Source: https://www.southeusummit.com/europe/analysis-this-years-european-parliament-elections-can-reshape-the-eu/, copyright: andriano.cz /Shutterstock.com
More than a month after the European Parliament election, it seems not premature to say that the elections marked a turning point in the history of European integration. Most previous European parliamentary elections were either ignored by the majority of European citizens, as reflected in the steadily declining turnout , or used to protest against policies of national governments, as it was the case in the 2014 European election when Marine Le Pen’s National Front and the UK Independence Party delivered stunning blows to the mainstream political forces in their countries.  In 2019, amid all the challenges the EU is struggling to tackle, including Brexit, a rising China, US unpredictability and looming climate change, the European election was more than a second-order event or an opportunity for a protest voting. Instead, it was something of “a referendum on Europe”, as leader of the Italian Northern League Matteo Salvini put it. Unlike in another infamous referendum, which took place in 2016, and which continues to rock Europe, this time European citizens clearly voted in favour of the EU.
Historically high turnout
First of all, the 2019 European election was marked by an 8% increase in turnout in comparison to the previous election. A rise of 8% might seem unimpressive, but it was the first increase in turnout since the first continent-wide election to the European Parliament took place 40 years ago in 1979. Since relevant disaggregated statistics are yet to be released, it is not clear what accounted for the resurgence in voter interest in the European Parliament elections. It might have been the fear of Europe being swept away by the far-right or a growing realisation that climate change can be dealt with only by all EU countries in cooperation. It might have been Brexit as “a vaccine against anti-Europe propaganda” and indifference to the future of Europe, as European Council President Donald Tusk suggested. In any case, European citizens voted with their feet, showing unambiguously that the European Union matters to them despite all hardships it is encountering.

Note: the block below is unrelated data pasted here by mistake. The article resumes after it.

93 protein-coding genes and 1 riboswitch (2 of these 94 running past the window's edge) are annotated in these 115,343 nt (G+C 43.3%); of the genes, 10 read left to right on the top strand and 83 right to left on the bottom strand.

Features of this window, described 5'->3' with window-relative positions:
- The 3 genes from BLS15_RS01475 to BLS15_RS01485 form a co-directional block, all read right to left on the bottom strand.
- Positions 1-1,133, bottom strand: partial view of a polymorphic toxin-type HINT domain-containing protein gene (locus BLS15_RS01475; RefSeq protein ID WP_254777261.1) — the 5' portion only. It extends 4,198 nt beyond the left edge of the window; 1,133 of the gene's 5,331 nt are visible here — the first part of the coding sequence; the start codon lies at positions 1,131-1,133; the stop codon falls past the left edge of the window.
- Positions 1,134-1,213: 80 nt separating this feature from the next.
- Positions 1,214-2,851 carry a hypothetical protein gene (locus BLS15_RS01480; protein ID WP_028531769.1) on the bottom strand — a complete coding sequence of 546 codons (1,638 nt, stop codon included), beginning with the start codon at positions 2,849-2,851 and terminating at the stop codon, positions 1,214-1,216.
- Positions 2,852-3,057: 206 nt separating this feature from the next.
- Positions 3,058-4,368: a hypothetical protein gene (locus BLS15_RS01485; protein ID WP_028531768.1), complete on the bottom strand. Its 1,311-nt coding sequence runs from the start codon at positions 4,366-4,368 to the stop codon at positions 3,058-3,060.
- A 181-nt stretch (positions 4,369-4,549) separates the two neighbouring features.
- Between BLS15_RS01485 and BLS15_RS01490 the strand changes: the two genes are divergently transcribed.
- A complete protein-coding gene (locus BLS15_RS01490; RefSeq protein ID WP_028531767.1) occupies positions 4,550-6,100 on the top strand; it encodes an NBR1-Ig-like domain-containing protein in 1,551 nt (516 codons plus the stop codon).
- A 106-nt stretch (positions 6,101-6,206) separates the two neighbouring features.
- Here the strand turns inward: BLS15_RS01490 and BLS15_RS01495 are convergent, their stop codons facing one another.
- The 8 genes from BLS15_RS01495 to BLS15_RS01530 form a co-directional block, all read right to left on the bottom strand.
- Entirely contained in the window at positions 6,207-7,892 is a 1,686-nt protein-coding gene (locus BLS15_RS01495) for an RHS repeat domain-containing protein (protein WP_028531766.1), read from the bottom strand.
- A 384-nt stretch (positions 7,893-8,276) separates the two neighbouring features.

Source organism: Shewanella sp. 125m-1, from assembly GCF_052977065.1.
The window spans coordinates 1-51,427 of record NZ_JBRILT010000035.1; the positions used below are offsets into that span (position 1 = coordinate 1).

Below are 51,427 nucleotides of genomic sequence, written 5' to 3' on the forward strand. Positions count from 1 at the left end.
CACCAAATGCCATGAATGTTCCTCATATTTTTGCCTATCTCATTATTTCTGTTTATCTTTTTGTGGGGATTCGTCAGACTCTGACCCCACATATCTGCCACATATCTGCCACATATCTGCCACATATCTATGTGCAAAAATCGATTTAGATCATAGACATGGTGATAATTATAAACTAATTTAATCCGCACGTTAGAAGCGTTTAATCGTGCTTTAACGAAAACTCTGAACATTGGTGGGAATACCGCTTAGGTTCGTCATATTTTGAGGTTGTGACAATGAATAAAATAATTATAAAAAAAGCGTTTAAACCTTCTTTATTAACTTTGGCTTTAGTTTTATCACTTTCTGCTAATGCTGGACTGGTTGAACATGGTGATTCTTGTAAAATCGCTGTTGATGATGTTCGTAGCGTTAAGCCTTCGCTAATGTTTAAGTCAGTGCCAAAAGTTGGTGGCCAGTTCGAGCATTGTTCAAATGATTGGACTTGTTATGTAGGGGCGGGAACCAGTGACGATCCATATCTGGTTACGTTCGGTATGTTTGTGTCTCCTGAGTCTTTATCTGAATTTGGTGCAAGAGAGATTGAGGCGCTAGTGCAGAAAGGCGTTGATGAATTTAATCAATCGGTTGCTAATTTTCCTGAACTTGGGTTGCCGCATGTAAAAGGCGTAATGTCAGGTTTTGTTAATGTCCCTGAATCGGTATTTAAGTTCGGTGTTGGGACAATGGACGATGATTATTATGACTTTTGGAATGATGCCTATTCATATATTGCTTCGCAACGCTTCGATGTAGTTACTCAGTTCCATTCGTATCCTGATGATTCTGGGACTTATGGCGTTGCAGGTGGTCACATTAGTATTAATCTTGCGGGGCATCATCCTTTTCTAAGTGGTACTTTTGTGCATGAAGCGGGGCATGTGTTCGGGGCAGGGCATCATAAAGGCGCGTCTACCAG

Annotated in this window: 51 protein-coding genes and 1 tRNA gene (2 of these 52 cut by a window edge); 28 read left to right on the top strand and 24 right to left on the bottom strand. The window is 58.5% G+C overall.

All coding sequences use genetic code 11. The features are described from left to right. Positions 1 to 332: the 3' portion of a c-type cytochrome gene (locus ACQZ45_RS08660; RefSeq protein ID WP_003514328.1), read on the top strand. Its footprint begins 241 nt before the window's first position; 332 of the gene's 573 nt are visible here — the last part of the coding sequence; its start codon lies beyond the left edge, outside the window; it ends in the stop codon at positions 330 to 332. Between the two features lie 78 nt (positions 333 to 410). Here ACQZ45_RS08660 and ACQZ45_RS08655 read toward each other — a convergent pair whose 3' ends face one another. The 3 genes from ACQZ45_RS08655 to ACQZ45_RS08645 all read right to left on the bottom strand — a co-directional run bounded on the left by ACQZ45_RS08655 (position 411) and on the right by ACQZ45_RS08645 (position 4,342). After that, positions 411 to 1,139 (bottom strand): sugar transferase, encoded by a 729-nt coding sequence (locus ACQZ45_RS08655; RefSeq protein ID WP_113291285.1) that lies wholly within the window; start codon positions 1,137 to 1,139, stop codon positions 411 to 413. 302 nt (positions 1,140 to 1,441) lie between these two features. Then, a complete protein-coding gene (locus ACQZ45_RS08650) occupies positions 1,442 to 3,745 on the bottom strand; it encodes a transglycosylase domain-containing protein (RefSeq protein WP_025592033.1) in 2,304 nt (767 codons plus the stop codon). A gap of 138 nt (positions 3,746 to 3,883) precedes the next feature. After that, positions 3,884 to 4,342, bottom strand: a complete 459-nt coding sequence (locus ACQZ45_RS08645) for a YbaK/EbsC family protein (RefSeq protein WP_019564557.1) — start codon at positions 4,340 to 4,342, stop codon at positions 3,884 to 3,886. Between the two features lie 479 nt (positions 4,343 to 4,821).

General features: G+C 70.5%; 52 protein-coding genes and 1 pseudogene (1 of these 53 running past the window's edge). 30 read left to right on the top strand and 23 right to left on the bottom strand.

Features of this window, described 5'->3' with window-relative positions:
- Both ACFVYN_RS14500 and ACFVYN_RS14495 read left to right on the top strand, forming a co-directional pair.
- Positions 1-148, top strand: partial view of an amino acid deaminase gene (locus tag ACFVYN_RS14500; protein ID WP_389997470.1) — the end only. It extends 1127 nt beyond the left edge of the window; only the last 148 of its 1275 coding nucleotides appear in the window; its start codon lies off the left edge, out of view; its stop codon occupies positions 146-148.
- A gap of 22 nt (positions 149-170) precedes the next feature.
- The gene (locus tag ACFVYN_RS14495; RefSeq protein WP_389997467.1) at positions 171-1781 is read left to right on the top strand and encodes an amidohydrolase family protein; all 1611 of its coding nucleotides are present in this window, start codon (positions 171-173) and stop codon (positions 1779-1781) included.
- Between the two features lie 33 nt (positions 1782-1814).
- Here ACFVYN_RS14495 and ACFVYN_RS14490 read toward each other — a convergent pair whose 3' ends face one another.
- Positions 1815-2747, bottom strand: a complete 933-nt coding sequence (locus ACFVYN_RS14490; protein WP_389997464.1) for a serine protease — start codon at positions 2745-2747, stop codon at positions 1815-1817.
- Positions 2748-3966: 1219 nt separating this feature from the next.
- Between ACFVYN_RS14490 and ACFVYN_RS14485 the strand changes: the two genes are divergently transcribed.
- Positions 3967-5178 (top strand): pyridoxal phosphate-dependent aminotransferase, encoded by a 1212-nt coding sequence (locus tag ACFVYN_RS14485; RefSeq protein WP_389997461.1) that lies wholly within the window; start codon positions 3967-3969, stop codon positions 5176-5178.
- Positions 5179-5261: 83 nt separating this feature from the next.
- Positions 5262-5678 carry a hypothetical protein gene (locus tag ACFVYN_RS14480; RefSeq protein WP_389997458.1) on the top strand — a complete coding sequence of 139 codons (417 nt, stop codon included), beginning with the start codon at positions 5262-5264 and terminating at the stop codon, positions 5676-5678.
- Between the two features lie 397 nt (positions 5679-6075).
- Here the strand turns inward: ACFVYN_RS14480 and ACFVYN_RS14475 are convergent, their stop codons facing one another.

Green wave, not far-right deluge
Second of all, contrary to widespread expectations, the far-right, eurosceptics and populists did not make considerable gains. Granted, with around 23% of votes, they almost doubled the seats they won in the 2014 European election. However, if we carefully look at statistics, we will see that the three far-right, eurosceptical and populist political groups of the European Parliament which comprise 27 parties from all over Europe would not have made any significant gains but for two single parties.